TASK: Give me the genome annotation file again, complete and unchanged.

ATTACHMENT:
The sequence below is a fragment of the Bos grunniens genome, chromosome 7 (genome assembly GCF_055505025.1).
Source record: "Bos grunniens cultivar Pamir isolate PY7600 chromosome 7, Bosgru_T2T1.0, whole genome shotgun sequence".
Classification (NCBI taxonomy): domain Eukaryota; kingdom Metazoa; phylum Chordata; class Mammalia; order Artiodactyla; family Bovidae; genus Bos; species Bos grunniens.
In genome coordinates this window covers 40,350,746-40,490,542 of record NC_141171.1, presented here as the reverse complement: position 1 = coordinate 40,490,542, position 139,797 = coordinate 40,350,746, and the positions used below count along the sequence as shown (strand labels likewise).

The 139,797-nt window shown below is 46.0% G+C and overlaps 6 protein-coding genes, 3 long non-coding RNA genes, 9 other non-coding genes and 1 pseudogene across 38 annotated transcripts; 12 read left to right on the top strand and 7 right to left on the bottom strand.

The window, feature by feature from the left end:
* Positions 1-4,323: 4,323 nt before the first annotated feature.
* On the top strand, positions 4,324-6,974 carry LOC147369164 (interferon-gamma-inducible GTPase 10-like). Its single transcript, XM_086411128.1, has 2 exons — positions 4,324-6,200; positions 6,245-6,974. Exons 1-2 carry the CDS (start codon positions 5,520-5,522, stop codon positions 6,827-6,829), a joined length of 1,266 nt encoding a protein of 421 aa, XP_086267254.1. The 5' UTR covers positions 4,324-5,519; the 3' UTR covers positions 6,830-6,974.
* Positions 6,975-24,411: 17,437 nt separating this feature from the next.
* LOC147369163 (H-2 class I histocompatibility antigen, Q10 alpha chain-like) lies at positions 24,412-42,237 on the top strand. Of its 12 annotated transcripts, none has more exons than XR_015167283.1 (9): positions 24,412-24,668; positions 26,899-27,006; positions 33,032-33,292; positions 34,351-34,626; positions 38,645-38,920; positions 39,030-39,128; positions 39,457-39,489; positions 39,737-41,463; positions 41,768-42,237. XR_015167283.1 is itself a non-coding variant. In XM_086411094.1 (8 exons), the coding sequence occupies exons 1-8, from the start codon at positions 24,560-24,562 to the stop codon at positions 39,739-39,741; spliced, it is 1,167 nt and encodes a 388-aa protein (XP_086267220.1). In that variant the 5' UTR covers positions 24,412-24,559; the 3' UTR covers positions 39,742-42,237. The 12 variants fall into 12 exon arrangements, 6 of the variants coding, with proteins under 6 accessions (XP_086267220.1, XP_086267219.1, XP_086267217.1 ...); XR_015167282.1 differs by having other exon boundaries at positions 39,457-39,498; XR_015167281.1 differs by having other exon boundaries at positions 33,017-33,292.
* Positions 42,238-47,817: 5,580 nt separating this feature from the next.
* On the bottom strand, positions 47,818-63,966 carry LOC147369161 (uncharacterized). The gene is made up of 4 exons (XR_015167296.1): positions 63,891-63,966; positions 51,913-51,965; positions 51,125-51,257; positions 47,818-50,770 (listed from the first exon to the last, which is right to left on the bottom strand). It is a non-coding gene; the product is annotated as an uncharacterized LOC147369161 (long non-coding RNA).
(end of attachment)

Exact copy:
The sequence below is a fragment of the Bos grunniens genome, chromosome 7 (genome assembly GCF_055505025.1).
Source record: "Bos grunniens cultivar Pamir isolate PY7600 chromosome 7, Bosgru_T2T1.0, whole genome shotgun sequence".
Classification (NCBI taxonomy): domain Eukaryota; kingdom Metazoa; phylum Chordata; class Mammalia; order Artiodactyla; family Bovidae; genus Bos; species Bos grunniens.
In genome coordinates this window covers 40,350,746-40,490,542 of record NC_141171.1, presented here as the reverse complement: position 1 = coordinate 40,490,542, position 139,797 = coordinate 40,350,746, and the positions used below count along the sequence as shown (strand labels likewise).

The 139,797-nt window shown below is 46.0% G+C and overlaps 6 protein-coding genes, 3 long non-coding RNA genes, 9 other non-coding genes and 1 pseudogene across 38 annotated transcripts; 12 read left to right on the top strand and 7 right to left on the bottom strand.

The window, feature by feature from the left end:
* Positions 1-4,323: 4,323 nt before the first annotated feature.
* On the top strand, positions 4,324-6,974 carry LOC147369164 (interferon-gamma-inducible GTPase 10-like). Its single transcript, XM_086411128.1, has 2 exons — positions 4,324-6,200; positions 6,245-6,974. Exons 1-2 carry the CDS (start codon positions 5,520-5,522, stop codon positions 6,827-6,829), a joined length of 1,266 nt encoding a protein of 421 aa, XP_086267254.1. The 5' UTR covers positions 4,324-5,519; the 3' UTR covers positions 6,830-6,974.
* Positions 6,975-24,411: 17,437 nt separating this feature from the next.
* LOC147369163 (H-2 class I histocompatibility antigen, Q10 alpha chain-like) lies at positions 24,412-42,237 on the top strand. Of its 12 annotated transcripts, none has more exons than XR_015167283.1 (9): positions 24,412-24,668; positions 26,899-27,006; positions 33,032-33,292; positions 34,351-34,626; positions 38,645-38,920; positions 39,030-39,128; positions 39,457-39,489; positions 39,737-41,463; positions 41,768-42,237. XR_015167283.1 is itself a non-coding variant. In XM_086411094.1 (8 exons), the coding sequence occupies exons 1-8, from the start codon at positions 24,560-24,562 to the stop codon at positions 39,739-39,741; spliced, it is 1,167 nt and encodes a 388-aa protein (XP_086267220.1). In that variant the 5' UTR covers positions 24,412-24,559; the 3' UTR covers positions 39,742-42,237. The 12 variants fall into 12 exon arrangements, 6 of the variants coding, with proteins under 6 accessions (XP_086267220.1, XP_086267219.1, XP_086267217.1 ...); XR_015167282.1 differs by having other exon boundaries at positions 39,457-39,498; XR_015167281.1 differs by having other exon boundaries at positions 33,017-33,292.
* Positions 42,238-47,817: 5,580 nt separating this feature from the next.
* On the bottom strand, positions 47,818-63,966 carry LOC147369161 (uncharacterized). The gene is made up of 4 exons (XR_015167296.1): positions 63,891-63,966; positions 51,913-51,965; positions 51,125-51,257; positions 47,818-50,770 (listed from the first exon to the last, which is right to left on the bottom strand). It is a non-coding gene; the product is annotated as an uncharacterized LOC147369161 (long non-coding RNA).